This third production in Opera North’s Green Season with its emphasis on recycling and reusing sets and costume is a visually splendid, warm entertainment, showcasing magnificently, not just soloists, but also the superb, top talents of the entire chorus and orchestra, who contribute immensely to the piece’s overall liveliness and charm. The stage is peopled frequently with chorus members gloriously displaying their considerable acting, singing and dancing skills as students, artists, happy-go-lucky revellers, waiters and dancers, while four impressively choreographed professional dancers also bring alive the early twentieth-century, pleasure-seeking Parisian scene with a cart-wheeling energy of flamboyant flingings and supple drapings.

Fame and fortune came to Giacomo Puccini (1858-1924) thanks primarily to his immense talent for creating epic operas like La Boheme (1896), Tosca (1900) and Madama Butterfly (1904). Full of tear-jerking, emotional dramas of love, loss, suffering and tragedy, they sing out and ring out in powerful flows of lyrical music. So when, in 1913, Puccini was asked to come up with an operetta for Viennese audiences, a genre made popular through works like The Merry Widow (1905) and Der Rosenkavalier (1911), he was less than keen: operettas full of frivolous banality, satire, wit and spoken words that interrupt flow didn’t really appeal to him. But in composing La Rondine (The Swallow) as a light opera, he embraced exploring a lighter, more playful side to his music and mood whilst also injecting an element of weightier drama. With WWI ongoing, the work premiered in 1917 in neutral Monte Carlo and went well but, being somewhat a hybrid, it’s since been less frequently staged than other works.

The storyline echoes somewhat Verdi’s La Traviata. Courtesan Magda, the metaphorical swallow, is a kept mistress to wealthy banker Rambaldo, but oh, how she longs for true love even if it means rejecting riches. Now, enter by chance a lovely young chap, Ruggero – played by Sebastien Guese, smiling with pure, wide-eyed innocence like Father Dougal McGuire in Father Ted – and ping! – in no time they’re deep in love. But will there be an idyllic happy ever after in a world that emphatically demands purity in women once Ruggero learns of Magda’s tainted past? And what will happen to Magda’s lowly maid Lisette who falls for (as he sees himself) a lofty poet? This sentimental tale unfolds unsubtly, even clumsily at the outset, but a more credible intimacy emerges between Magda and Ruggero in the final act, bringing a more involving emotional drama, and ultimately, as the swallow flies, the final scenario is quite moving. Puccini later came up with alternative endings but this production keeps to the original.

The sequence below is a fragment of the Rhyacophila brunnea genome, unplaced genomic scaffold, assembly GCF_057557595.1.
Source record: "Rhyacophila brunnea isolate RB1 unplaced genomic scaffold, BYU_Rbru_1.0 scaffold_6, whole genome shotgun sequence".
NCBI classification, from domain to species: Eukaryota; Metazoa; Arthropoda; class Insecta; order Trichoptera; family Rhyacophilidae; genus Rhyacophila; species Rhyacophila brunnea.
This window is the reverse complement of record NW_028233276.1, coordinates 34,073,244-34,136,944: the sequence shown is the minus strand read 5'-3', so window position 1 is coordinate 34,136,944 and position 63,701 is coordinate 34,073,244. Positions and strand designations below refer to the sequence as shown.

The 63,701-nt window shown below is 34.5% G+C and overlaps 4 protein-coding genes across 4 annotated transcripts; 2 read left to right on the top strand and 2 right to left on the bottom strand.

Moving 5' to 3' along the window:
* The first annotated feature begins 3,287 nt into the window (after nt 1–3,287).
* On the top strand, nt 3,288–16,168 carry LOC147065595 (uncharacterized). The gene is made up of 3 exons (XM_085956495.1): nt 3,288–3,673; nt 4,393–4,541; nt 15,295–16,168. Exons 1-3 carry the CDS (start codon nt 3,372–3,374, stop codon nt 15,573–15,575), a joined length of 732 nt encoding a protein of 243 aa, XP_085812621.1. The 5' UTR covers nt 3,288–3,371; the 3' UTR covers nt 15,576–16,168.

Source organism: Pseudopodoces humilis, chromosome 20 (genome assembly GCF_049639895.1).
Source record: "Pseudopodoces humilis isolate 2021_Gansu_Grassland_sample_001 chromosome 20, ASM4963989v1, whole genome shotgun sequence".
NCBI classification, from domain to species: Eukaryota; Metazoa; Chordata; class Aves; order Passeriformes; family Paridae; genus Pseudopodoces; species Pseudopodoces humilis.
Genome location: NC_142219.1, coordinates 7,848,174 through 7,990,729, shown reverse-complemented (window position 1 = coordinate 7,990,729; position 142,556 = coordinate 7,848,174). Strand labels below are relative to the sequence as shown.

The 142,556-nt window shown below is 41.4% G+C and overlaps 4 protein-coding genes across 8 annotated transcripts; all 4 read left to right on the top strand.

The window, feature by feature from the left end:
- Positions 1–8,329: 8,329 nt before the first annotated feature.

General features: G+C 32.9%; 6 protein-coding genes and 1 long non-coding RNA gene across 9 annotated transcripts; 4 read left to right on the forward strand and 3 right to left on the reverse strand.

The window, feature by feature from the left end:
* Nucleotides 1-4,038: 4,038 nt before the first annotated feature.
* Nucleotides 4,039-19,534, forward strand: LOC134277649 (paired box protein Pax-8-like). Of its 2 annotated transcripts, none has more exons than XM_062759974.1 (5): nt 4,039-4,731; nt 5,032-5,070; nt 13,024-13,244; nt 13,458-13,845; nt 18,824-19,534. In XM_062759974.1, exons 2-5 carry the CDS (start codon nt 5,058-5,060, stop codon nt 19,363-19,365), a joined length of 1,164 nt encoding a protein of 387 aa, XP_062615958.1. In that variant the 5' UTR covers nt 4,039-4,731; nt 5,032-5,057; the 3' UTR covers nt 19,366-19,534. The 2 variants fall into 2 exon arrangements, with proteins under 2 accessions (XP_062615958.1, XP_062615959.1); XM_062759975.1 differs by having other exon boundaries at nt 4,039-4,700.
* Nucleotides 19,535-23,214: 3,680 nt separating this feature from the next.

The fabulous orchestra and conductor Kerem Hasan serve up all manner of delights as, for lighter mood Puccini employs rhythms and instruments (kettledrum, flutes, tubular bells, bassoon) with playful, pleasing humour and reflecting popular dance styles of the day, yet also creates deeper emotional impact with powerful, big-voice moments for chorus, ensembles and soloists. Soprano Claire Lees, a vivacious, likeable Lisette, sings with twinkling bright clarity while Galina Averina is an engaging Magda with fuller-bodied tone. Special tenor moments come for Elgan Llyr Thomas as he struts his stuff firmly as poet Prunier, and for Sebastien Guese as sweet, enamoured Ruggero. Further vocal pizzazz comes courtesy of the impressive, lively, well-clad trio of Yvette, Bianca and Suzy (Pasquale Orchard, Kathryn Sharpe, and Laura Kelly-McInroy) while the impact of the chorus’s big Bevo Al Tuo Fresco Sorriso is phenomenal.

Costumes of infinite interest and variety range from opulent gold and glitter, silken embroidery, feathers, jewels, dinner suits and smoking jackets to boaters, berets and outfits more plain and restrained. Meanwhile, to take us from cocktail party salon to thronging dance hall, graffito wall or bedroom, Leslie Travers’ attractive, versatile set is tweaked and reconfigured, lighting choices evoking music hall shadows, sunrise and Riviera brightness. The main mesmerising focus for the first two acts is on a giant vase of beautiful flowers, while elegant, bright white structures tower up like organ pipes, flanked by metal frameworks that create extra rooms and stairways on two levels, where superbly integrated ensemble performances add constant interest. Flowers and chairs feature large, too, but alas, Falstaff’s tatty caravan from the last two productions can find no place in Paris salon or Riviera.

Following the performance, Opera North’s general director Sir Richard Mantle spoke to say that on December 1st he is stepping down after thirty years. The Yorkshireman glowed with pride as he reminded everyone that Opera North, one of the UK’s foremost opera companies, not only brings top-class opera to northern cities (like Leeds, Nottingham, Newcastle and Salford) but also maintains a world-class orchestra and chorus and runs extensive educational and community projects. The company, founded in Leeds by ENO itself, Sir Richard said, was a major step in “levelling-up” – and it happened 45 years ago! Making an earnest plea on behalf of ENO, he described the chaotic situation in which their funding has been halved and will be awarded only if ENO relocates its base out of London. All hangs in the balance.

La Rondine is in Leeds until Oct 28th then tours to Newcastle, Nottingham, and Salford with Falstaff and Masque of Might. For more information follow this link.

Eileen Caiger Gray